The first thing to load is the Silverlight Control code. The markup is coded to allow SilverlightSourceParams, and SilverlightInitParams, to be set at run-time.

 SilverlightSourceParams = this.TemplateSourceDirectory + "/ClientBin/ExpenseReports.xap";
SilverlightInitParams = string.Format("UserId={0},RIAKey={1},PortalId={2},IPAddress={3},IsAdmin={4}," +
     UserIdToAdminister.ToString(), strRIAKey, PortalId.ToString(), this.Request.UserHostAddress,
     boolIsAdmin.ToString(), UserId.ToString(), UserToAdminister);

The values are set using the code above. A RIAKey is created for the current user and placed in the ExpenseReports_RIAUser table. This RIAKey will be used on all subsequent requests from the Silverlight application.

The App.xaml.cs file, in the Silverlight application, receives all the parameters and stores them in the Resources of the application, under a key called "RIAAuthenticationHeader":

private void Application_Startup(object sender, StartupEventArgs e)
    // Create RIAAuthenticationHeader
    RIAAuthenticationHeader RIAAH = new RIAAuthenticationHeader();
    RIAAH.UserID = Convert.ToInt32(e.InitParams["UserId"]);
    RIAAH.Password = Convert.ToString(e.InitParams["RIAKey"]);
    RIAAH.PortalID = Convert.ToInt32(e.InitParams["PortalId"]);
    RIAAH.IPAddress = Convert.ToString(e.InitParams["IPAddress"]);
    RIAAH.IsAdmin = Convert.ToBoolean(e.InitParams["IsAdmin"]);
    RIAAH.AuthUserID = Convert.ToInt32(e.InitParams["AuthUserId"]);
    RIAAH.Username = Convert.ToString(e.InitParams["CurrentUser"]);

    // Add RIAAuthenticationHeader to Application Resources
    Application.Current.Resources.Add("RIAAuthenticationHeader", RIAAH);

    this.RootVisual = new MainPage();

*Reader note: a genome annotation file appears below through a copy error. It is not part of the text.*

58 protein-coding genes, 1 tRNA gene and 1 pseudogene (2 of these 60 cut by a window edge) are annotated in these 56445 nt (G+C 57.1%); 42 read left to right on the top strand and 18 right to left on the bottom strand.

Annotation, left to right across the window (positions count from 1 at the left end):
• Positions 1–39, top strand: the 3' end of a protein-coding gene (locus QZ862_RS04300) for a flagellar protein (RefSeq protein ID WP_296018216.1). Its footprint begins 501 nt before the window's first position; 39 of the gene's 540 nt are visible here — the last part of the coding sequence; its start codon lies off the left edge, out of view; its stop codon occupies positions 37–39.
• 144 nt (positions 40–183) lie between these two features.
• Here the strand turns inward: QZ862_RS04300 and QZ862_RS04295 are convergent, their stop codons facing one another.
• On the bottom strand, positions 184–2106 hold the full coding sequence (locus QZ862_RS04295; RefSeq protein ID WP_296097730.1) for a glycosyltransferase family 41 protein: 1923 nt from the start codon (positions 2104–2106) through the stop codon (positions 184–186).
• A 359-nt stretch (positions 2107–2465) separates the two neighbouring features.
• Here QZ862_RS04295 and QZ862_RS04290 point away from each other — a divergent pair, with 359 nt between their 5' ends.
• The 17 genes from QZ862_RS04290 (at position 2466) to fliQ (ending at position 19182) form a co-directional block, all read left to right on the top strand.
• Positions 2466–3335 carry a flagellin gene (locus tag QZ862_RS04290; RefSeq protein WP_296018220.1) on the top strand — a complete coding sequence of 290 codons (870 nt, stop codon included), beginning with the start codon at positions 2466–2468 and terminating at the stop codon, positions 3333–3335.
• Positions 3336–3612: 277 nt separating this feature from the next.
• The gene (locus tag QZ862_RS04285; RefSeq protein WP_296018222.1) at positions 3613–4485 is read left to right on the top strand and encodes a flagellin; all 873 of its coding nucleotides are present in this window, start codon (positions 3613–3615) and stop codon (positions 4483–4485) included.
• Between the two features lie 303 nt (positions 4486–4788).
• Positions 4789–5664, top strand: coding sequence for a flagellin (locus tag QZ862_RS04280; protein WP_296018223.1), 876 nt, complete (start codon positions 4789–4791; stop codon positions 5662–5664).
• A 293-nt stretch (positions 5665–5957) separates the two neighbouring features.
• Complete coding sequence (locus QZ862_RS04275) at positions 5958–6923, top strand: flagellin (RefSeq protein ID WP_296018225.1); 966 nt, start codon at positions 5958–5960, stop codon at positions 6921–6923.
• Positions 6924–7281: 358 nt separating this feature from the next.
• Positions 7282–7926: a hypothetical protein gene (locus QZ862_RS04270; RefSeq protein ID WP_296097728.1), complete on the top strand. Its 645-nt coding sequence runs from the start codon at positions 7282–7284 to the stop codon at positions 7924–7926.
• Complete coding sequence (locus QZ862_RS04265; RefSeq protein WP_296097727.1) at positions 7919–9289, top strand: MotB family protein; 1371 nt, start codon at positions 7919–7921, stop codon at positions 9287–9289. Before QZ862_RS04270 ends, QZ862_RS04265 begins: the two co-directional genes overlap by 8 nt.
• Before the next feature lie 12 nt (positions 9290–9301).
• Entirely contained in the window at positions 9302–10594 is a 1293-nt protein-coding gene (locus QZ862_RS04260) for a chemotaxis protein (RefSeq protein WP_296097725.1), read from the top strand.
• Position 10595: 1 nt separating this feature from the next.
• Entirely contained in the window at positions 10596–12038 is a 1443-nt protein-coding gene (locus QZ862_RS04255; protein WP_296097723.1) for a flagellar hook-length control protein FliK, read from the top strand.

Next, the MainPage.xaml file (the View), contains the code, that specifies that the MainPageModel class is its View Model:


the MainPageModel class calls GetReportsFromModel in it's constructor:

#region GetReportsFromModel
private void GetReportsFromModel()
    // Clear the Report Collection

    // Call the Model to get the Reports
    Model.GetReports((sender, EventArgs) =>
        if (EventArgs.Error == null)
            // loop thru each item
            foreach (var Report in EventArgs.Result)
                // Add to the Reports collection

            // If we have any Reports...
            if (colReports.Count > 0)
                //set the selected item value to the first one
                SelectedReportIndex = 0;

                // Set the Current Report
                // There are no Reports

            #region Process Any Errors
            // Clear any Errors

            // Show any errors
            foreach (var Report in EventArgs.Result)
                if (Report.Errors.Count > 0)
                    foreach (var item in Report.Errors)

            // Set the visibility of the Message ListBox
            ErrorsVisibility = (colErrors.Count > 0) ? Visibility.Visible : Visibility.Collapsed;

It calls the GetReports method in the Model, and processes the result, and fills the colReports collection, that is displayed in the drop down at the top of the page in the View.

The GetReports method, like all the methods in the Model is very simple. Note that it calls the GetAuth method, that gets the contents of the RIAAuthenticationHeader class and passes it's parameters to the web service:

#region GetReports
public static void GetReports(EventHandler<GetReportsCompletedEventArgs> eh)
    // Set up web service call
    WebServiceSoapClient WS = new WebServiceSoapClient();

    // Set the EndpointAddress
    WS.Endpoint.Address = new EndpointAddress(GetBaseAddress());

    WS.GetReportsCompleted += eh;

It calls a slightly more complicated web method, that is complicated mostly because it has to perform security:

#region GetReports
public List<ExpenseReports_Report> GetReports(RIAAuthenticationHeader Auth)
    // Make a empty collection so that something will always be returned
    List<ExpenseReports_Report> colExpenseReports_Report = new List<ExpenseReports_Report>();

    // See if the user is authorized
    RIAAuthentication RIAAuth = new RIAAuthentication(Auth);
    if (RIAAuth.IsUserValid())
            ExpenseReportsDBDataContext db = new ExpenseReportsDBDataContext();

            // Unless a User is an Administrator, set the UserID to AuthUserID
            // to prevent a non Administrator from getting somone elses Reports
            if (!RIAAuth.IsAdmin())
                Auth.UserID = Auth.AuthUserID;

            // Get The Reports
            var reports = from ExpenseReports_Reports in db.ExpenseReports_Reports